Trans fatty acids (TFAs) have developed a reputation for being the deadliest fat in the American diet since the discovery they contribute to inflammation, coronary heart disease and other health issues. The food industry's efforts to reduce or remove TFAs are causing a paradigm shift in the marketplace and significant differences in products that had not changed for decades.
The Food and Drug Administration (FDA) required the amount of trans fats to be listed on the Nutrition Facts panel of all packaged food products as of Jan. 1. Amounts less than 0.5g did not need any declaration. While there was no mandate for their removal nor any scary warnings about what TFAs do, consumers have become surprisingly aware of their dangers over the past year. Many food processors saw Jan. 1 as a deadline for their elimination.
"We estimate within three years after the effective date, trans fat labeling will prevent from 600 to 1,200 cases of coronary heart disease and 250 to 500 deaths each year," Scott Gottlieb, FDA's deputy commissioner for medical and scientific affairs, reported at a Nov. 30, 2005, conference.
The FDA mandate does not apply to all foods. Raw fish, meat and chicken are exempted, so are foods bought at in-store bakeries and delis, as well as foods intended to be eaten where they are purchased, which also excludes all restaurant and foodservice offerings. Also exempt are small retailers (grossing less than $500,000 in annual sales or selling less than $50,000 worth of foods) and small-scale producers, provided they file a notice annually with the FDA. Additionally, the FDA has allowed a number of manufacturers to finish their on-hand stock of labels before complying.
In Canada, regulations required the listing of TFAs (if more than 0.2g per serving) to the Nutrition Facts table by Dec. 12, 2005. Small manufacturers have until Dec. 12, 2007 to comply.
Critics of any delays or exemptions argue that the multinationals changed nearly overnight to reduce or eliminate their TFA content in 2004, when Denmark mandated TFA to less than 2 percent of total fat in processed foods.
|For ConAgra, removing trans fats from tub margarine spreads was easy, but removing them from stick margarine was a challenge.
Those who claim TFAs can be eliminated easily in processed foods do not understand the depth, proliferation and impact of partially hydrogenated oils (PHOs) in food processing and the limitations of the solutions developed thus far. Nor do they understand how Americans select and decide what to buy and eat.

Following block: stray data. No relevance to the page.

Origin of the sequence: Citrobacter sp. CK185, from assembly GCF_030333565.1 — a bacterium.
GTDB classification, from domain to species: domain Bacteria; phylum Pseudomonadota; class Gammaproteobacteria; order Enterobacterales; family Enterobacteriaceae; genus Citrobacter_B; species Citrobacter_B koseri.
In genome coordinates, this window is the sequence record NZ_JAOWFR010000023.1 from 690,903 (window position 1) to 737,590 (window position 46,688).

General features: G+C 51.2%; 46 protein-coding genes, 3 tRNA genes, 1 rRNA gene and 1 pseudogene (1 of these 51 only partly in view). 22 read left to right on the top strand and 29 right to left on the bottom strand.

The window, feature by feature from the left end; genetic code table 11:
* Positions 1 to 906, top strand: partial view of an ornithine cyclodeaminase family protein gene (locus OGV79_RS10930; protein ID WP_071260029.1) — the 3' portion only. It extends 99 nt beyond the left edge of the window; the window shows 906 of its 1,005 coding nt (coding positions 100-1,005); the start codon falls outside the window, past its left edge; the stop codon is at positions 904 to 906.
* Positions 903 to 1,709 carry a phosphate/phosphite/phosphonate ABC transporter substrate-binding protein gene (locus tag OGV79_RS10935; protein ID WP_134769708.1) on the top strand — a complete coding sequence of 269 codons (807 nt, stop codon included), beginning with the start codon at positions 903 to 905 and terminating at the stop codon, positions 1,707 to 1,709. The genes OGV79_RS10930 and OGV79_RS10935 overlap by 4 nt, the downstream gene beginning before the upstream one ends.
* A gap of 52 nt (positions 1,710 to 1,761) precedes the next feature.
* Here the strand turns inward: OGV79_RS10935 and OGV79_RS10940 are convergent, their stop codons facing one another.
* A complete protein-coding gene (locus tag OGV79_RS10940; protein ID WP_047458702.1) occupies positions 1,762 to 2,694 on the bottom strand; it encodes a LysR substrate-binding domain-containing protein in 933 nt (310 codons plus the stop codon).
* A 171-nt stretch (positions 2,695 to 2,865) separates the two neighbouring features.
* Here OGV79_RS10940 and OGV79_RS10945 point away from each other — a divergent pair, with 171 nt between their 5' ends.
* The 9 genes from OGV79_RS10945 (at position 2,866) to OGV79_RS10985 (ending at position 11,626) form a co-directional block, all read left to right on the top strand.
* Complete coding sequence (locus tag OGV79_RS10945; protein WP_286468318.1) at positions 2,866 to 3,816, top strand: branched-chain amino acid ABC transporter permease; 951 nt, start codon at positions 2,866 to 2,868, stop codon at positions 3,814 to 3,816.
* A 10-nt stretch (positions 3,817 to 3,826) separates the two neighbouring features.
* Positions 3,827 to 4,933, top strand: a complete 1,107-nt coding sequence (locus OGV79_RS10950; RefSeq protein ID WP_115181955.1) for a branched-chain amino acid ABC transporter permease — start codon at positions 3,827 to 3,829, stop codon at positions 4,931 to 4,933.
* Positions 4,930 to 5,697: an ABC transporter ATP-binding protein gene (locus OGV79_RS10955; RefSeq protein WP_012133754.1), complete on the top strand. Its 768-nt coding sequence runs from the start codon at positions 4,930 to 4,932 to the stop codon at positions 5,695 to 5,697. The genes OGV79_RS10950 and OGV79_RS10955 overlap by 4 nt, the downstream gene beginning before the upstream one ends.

Even though TFAs do not have to be removed, "The timing is just right. With obesity statistics at an all-time high and worsening and health issues topping consumer concerns, the pressure is coming from all sides," says Yokima Cureton, product developer at Novozymes AS's (www.novozymes.com) U.S. headquarters in Franklinton, N.C. "Influential retailers like Wal-Mart are refusing to stock shelves with products without TFA labeling and are actively seeking products with no TFAs."
Currently there is no drop-in replacement for TFAs in processed foods. Some companies are using solutions that lead to healthier but costlier products, while others are settling for saturated fats and products that are not any healthier. And it appears to us at Corvus Blue, my food industry competitive intelligence firm, that none of the reformulated products truly matches the original.
It wasn't easy
The current challenge is both technical and philosophical, according to Ted Pelloso, senior research leader at ConAgra Foods (www.conagrafoods.com), Omaha, Neb. "There are many ways to remove TFAs. Each company has to decide the route most appropriate for them and their loyal consumers. The key is to make products indistinguishable from the incumbents…so as to continue pleasing and retaining consumers."
The path to removing TFAs is difficult. Much of this difficulty stems from a general lack of understanding of what exactly TFAs do in foods to produce the characteristic light and flaky pastries; crunchy chips and snacks that don't turn rancid rapidly; soft, moist baked goods with aerated volumes; and french fries and fried chicken that are crisp and taste great every time.
The difficulty is further confounded by the high expectations of American consumers, who want quality and taste in their processed foods, usually paramount to everything else including health considerations.
Some of the foods that most rely on partially hydrogenated fats (and therefore contain the most TFAs) include vegetable shortenings, margarines, crackers, cookies, snack foods, fried foods, frozen foods, baking mixes, frostings, baked goods, salad dressings and doughnuts.
Manufacturers of margarine and other non-butter spreads and shortening rely on both TFAs and saturated fats for functionality and taste. Packaged baking mix makers such as Jiffy and General Mills pack several grams of TFA per serving in order to produce light, fluffy-textured finished products. Soup makers rely on very high levels of TFAs for ramen noodles and cup soups with extended shelf stability without rancidity.
Food vendors serving french fries and deep-fried fish and chicken rely on PHOs for crunchy texture, taste and oil stability. Frozen food manufacturers use TFAs for their invaluable contribution to freeze-thaw stability of frozen pies, pot pies and breaded fish sticks. Bakers use TFAs for baked and fried bakery products such as doughnuts and pastries for enhanced appearance, taste and texture. Chips and crackers owe their crispiness and shelf life to TFA-rich shortening.